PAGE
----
However, in 2018, children in the U.S., as well as children in many other countries around the world from Zimbabwe to Denmark to China. Some still toil in the same horrific conditions their predecessors faced in the bad old days before child labor was acknowledged to be an issue.
Among the most important protections for young workers was the “hazardous employment” clause. But now — thanks to Trump and his crusade to cut worker protections — regulations intended to protect 16- and 17-year-olds from the dangers of working in unsafe conditions could be under immediate threat. According to the Department of Labor website, the FLSA “prohibits minors under 18 years old” from engaging in occupations like excavation, manufacturing explosives, mining, and operating many types of power-driven equipment.
Under Trump’s proposed plan, those safety-minded regulations could be lifted. The infamous head of the Environmental Protection Agency, Scott Pruitt, also made headlines earlier this year for his plot to roll back federal standards that protect children under 18 from being exposed to toxic pesticides at work — something that would disproportionately affect children working on farms, many of whom are immigrants or undocumented and who are already exempt from many labor regulations thanks to FLSA’s less stringent rules for farm workers.
Destroying these labor laws will have the biggest impact on kids who need to work, whether it’s to support themselves or their families.
Consider an example of how this bright idea would be detrimental for a working class 17-year-old with a part-time job at a deli that helps supplement their family’s income. Under the current FLSA regulations, this teen would not be allowed to work a meat slicer because it’s deemed to be too dangerous. But without FLSA restrictions, the deli’s boss could send a young employee to the meat counter.
The Bureau of Labor Statistics indicates that there were 244,000 16- and 17-year-olds with full-time employment in 2017 and another 1.6 million employed part-time. Data sorted by industry includes 18- and 19-year-olds, but shows that millions of young people participate in industries like agriculture, construction, and manufacturing.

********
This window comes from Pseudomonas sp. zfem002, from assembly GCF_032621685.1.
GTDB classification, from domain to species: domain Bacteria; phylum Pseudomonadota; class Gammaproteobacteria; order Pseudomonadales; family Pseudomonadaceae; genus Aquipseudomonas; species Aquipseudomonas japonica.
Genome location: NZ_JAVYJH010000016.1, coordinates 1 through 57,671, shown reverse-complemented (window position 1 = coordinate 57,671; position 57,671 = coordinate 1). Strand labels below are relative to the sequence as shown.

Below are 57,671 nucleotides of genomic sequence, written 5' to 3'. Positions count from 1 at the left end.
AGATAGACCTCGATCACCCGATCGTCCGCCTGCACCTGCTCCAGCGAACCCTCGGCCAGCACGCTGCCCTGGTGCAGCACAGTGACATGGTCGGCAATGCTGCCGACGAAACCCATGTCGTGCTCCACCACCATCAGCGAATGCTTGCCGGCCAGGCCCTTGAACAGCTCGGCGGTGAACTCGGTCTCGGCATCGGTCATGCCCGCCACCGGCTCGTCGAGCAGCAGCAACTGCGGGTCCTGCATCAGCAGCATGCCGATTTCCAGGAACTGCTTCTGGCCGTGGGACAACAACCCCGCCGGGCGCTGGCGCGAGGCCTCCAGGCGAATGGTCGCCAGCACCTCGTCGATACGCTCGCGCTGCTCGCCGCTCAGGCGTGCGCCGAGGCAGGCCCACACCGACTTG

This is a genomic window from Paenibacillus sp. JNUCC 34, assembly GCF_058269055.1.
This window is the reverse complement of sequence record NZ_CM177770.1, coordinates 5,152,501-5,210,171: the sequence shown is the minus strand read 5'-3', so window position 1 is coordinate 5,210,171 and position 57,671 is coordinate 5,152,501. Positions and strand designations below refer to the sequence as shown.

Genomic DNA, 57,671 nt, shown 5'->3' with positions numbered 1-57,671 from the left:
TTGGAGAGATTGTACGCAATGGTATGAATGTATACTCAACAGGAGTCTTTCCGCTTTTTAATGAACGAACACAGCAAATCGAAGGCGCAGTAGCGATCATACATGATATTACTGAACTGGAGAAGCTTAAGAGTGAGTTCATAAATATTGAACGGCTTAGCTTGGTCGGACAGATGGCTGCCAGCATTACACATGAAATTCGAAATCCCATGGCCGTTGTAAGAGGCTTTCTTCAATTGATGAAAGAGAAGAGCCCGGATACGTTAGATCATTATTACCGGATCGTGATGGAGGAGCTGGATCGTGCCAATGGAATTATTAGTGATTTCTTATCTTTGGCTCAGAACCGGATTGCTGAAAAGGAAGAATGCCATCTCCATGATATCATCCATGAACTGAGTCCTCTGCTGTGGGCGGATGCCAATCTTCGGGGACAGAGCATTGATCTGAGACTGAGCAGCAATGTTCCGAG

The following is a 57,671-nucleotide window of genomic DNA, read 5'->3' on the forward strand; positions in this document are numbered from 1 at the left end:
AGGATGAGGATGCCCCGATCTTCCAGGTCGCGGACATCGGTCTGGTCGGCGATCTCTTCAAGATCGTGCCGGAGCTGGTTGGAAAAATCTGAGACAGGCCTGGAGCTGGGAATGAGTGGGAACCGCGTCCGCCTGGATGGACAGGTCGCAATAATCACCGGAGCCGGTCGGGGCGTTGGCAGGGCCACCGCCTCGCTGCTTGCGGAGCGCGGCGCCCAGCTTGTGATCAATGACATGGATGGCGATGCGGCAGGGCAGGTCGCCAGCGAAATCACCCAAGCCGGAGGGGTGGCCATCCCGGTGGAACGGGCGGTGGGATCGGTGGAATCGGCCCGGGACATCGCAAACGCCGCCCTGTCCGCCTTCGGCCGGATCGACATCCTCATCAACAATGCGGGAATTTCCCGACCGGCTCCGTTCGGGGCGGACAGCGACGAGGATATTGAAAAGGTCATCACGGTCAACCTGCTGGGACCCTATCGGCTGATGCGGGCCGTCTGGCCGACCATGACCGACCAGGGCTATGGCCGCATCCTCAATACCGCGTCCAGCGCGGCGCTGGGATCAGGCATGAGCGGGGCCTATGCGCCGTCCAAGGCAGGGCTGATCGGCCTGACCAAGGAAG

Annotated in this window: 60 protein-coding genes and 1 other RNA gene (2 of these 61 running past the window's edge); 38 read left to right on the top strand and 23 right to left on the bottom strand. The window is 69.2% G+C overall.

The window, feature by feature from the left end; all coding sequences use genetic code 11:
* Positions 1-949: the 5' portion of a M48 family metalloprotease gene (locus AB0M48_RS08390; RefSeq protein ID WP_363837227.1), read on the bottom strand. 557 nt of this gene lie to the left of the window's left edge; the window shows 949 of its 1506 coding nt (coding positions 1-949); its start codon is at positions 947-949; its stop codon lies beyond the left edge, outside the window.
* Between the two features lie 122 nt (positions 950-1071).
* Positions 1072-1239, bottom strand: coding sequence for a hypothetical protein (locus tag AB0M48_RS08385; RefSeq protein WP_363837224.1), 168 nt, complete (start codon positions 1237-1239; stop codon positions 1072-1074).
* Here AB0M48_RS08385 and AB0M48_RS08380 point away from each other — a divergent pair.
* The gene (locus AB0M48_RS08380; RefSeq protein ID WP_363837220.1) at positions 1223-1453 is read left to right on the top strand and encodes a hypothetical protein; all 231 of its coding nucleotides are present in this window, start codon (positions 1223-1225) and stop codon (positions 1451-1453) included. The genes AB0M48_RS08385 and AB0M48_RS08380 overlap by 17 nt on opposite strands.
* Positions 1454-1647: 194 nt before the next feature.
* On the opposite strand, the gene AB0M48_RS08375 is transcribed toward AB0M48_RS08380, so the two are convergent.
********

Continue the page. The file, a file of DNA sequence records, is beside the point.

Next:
The reasons teens seek employment vary, but a 2015 study from the Urban Institute drawing on data from the American Community Survey between 2008 and 2012 found an alamring rate of 16- to 18-year-olds had dropped out of school in order to work full time, with 60% of them contributing more than 10% to their families’ incomes.
The unspoken impact of the kind of regulation-slashing scheme the Trump administration reportedly championed in its proposal is that, of course, poor and working-class kids will suffer the most because they’re the ones who need to seek work and take available jobs, even if they involve heavy machinery, construction, or manufacturing.
Everyone deserves well-regulated, safe workplaces, not hazardous job sites where they face dangers before they’re old enough to vote. Deregulating child labor is a new low in Trump's prolonged assault on the American worker, and cutting these necessary protections could endanger young workers for the sake of bolstering his monosyllabic enthusiasm for “jobs, jobs, jobs!” History has shown us how working in dangerous conditions has ruined or stolen both futures and lives. It begs the question: How much is a paycheck really worth?